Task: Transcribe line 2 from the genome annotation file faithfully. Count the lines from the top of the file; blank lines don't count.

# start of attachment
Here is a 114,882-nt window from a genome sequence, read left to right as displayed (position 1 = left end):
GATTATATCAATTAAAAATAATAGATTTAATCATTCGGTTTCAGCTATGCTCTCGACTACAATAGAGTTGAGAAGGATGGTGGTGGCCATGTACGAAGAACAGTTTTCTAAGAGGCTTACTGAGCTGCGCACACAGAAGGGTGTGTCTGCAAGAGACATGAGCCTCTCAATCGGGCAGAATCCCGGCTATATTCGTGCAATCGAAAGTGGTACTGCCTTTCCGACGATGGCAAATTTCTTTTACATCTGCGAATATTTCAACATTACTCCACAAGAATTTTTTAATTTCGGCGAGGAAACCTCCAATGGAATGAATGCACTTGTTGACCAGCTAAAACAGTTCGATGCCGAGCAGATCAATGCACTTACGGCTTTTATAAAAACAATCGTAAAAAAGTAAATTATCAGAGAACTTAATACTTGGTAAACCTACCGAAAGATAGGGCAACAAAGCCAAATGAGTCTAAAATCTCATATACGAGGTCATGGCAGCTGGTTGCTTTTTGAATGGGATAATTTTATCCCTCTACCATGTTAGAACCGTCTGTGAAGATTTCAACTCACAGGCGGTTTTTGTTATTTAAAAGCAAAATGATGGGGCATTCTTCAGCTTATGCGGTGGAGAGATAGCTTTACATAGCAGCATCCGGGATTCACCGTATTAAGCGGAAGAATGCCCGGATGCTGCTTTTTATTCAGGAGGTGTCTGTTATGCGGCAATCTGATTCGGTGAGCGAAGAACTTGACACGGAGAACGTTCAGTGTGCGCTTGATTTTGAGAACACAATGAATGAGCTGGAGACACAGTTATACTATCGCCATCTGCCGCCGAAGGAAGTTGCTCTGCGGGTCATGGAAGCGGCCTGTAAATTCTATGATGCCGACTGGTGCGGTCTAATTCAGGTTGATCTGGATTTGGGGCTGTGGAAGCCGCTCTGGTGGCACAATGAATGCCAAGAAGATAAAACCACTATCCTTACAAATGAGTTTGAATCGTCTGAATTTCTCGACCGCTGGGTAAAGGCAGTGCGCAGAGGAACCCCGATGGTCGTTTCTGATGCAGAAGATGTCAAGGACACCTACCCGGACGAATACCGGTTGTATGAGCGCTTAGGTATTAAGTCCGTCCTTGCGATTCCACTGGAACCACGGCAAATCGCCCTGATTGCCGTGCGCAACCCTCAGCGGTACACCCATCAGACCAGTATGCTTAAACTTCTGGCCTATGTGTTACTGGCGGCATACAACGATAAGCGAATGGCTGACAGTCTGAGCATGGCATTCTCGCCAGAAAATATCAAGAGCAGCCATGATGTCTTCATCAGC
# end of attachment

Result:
GATTATATCAATTAAAAATAATAGATTTAATCATTCGGTTTCAGCTATGCTCTCGACTACAATAGAGTTGAGAAGGATGGTGGTGGCCATGTACGAAGAACAGTTTTCTAAGAGGCTTACTGAGCTGCGCACACAGAAGGGTGTGTCTGCAAGAGACATGAGCCTCTCAATCGGGCAGAATCCCGGCTATATTCGTGCAATCGAAAGTGGTACTGCCTTTCCGACGATGGCAAATTTCTTTTACATCTGCGAATATTTCAACATTACTCCACAAGAATTTTTTAATTTCGGCGAGGAAACCTCCAATGGAATGAATGCACTTGTTGACCAGCTAAAACAGTTCGATGCCGAGCAGATCAATGCACTTACGGCTTTTATAAAAACAATCGTAAAAAAGTAAATTATCAGAGAACTTAATACTTGGTAAACCTACCGAAAGATAGGGCAACAAAGCCAAATGAGTCTAAAATCTCATATACGAGGTCATGGCAGCTGGTTGCTTTTTGAATGGGATAATTTTATCCCTCTACCATGTTAGAACCGTCTGTGAAGATTTCAACTCACAGGCGGTTTTTGTTATTTAAAAGCAAAATGATGGGGCATTCTTCAGCTTATGCGGTGGAGAGATAGCTTTACATAGCAGCATCCGGGATTCACCGTATTAAGCGGAAGAATGCCCGGATGCTGCTTTTTATTCAGGAGGTGTCTGTTATGCGGCAATCTGATTCGGTGAGCGAAGAACTTGACACGGAGAACGTTCAGTGTGCGCTTGATTTTGAGAACACAATGAATGAGCTGGAGACACAGTTATACTATCGCCATCTGCCGCCGAAGGAAGTTGCTCTGCGGGTCATGGAAGCGGCCTGTAAATTCTATGATGCCGACTGGTGCGGTCTAATTCAGGTTGATCTGGATTTGGGGCTGTGGAAGCCGCTCTGGTGGCACAATGAATGCCAAGAAGATAAAACCACTATCCTTACAAATGAGTTTGAATCGTCTGAATTTCTCGACCGCTGGGTAAAGGCAGTGCGCAGAGGAACCCCGATGGTCGTTTCTGATGCAGAAGATGTCAAGGACACCTACCCGGACGAATACCGGTTGTATGAGCGCTTAGGTATTAAGTCCGTCCTTGCGATTCCACTGGAACCACGGCAAATCGCCCTGATTGCCGTGCGCAACCCTCAGCGGTACACCCATCAGACCAGTATGCTTAAACTTCTGGCCTATGTGTTACTGGCGGCATACAACGATAAGCGAATGGCTGACAGTCTGAGCATGGCATTCTCGCCAGAAAATATCAAGAGCAGCCATGATGTCTTCATCAGC